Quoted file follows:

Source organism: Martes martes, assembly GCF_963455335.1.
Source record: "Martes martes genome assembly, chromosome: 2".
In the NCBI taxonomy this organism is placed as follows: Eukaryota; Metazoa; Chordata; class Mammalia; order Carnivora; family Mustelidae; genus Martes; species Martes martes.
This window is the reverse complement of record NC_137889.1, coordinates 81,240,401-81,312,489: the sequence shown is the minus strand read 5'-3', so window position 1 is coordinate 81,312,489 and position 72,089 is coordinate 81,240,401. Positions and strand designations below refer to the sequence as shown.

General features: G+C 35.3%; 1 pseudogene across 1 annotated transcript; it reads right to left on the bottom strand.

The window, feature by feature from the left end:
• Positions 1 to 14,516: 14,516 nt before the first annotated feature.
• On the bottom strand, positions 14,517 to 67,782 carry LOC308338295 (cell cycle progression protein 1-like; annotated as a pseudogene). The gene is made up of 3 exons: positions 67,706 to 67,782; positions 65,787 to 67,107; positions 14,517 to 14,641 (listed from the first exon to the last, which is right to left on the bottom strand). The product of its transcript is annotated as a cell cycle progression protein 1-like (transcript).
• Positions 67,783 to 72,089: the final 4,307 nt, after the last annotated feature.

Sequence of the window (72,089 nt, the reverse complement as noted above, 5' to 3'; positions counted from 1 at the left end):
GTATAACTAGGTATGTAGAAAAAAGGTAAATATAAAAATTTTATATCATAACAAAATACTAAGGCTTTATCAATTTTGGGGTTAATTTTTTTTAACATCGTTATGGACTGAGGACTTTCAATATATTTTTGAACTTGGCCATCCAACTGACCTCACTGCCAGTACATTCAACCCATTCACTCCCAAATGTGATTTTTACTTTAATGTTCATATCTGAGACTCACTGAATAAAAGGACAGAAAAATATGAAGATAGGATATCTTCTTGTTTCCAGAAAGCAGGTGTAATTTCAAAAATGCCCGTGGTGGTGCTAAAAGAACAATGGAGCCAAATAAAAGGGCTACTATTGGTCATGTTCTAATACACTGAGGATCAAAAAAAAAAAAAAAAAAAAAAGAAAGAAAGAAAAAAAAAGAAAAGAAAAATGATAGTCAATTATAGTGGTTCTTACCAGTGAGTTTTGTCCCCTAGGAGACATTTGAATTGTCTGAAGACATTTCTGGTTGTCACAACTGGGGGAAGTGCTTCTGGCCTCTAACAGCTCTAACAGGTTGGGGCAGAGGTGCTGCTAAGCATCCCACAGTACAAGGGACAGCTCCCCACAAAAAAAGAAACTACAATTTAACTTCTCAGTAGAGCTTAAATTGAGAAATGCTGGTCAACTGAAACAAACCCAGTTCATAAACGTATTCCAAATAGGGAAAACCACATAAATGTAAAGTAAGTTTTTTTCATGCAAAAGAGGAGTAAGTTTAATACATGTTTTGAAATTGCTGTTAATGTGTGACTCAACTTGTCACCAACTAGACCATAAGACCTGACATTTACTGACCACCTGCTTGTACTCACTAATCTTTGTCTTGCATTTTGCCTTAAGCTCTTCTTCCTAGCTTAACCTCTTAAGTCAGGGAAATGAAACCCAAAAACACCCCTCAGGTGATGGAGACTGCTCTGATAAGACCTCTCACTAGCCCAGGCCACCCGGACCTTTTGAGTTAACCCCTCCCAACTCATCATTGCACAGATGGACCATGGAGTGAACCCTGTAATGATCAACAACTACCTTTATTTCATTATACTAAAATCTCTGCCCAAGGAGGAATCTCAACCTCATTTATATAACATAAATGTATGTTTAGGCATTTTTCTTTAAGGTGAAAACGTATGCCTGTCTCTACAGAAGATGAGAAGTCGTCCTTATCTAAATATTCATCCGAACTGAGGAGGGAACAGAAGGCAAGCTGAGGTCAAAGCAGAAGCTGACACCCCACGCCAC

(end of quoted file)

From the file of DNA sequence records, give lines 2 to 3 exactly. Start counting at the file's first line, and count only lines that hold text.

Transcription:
Source record: "Martes martes genome assembly, chromosome: 2".
In the NCBI taxonomy this organism is placed as follows: Eukaryota; Metazoa; Chordata; class Mammalia; order Carnivora; family Mustelidae; genus Martes; species Martes martes.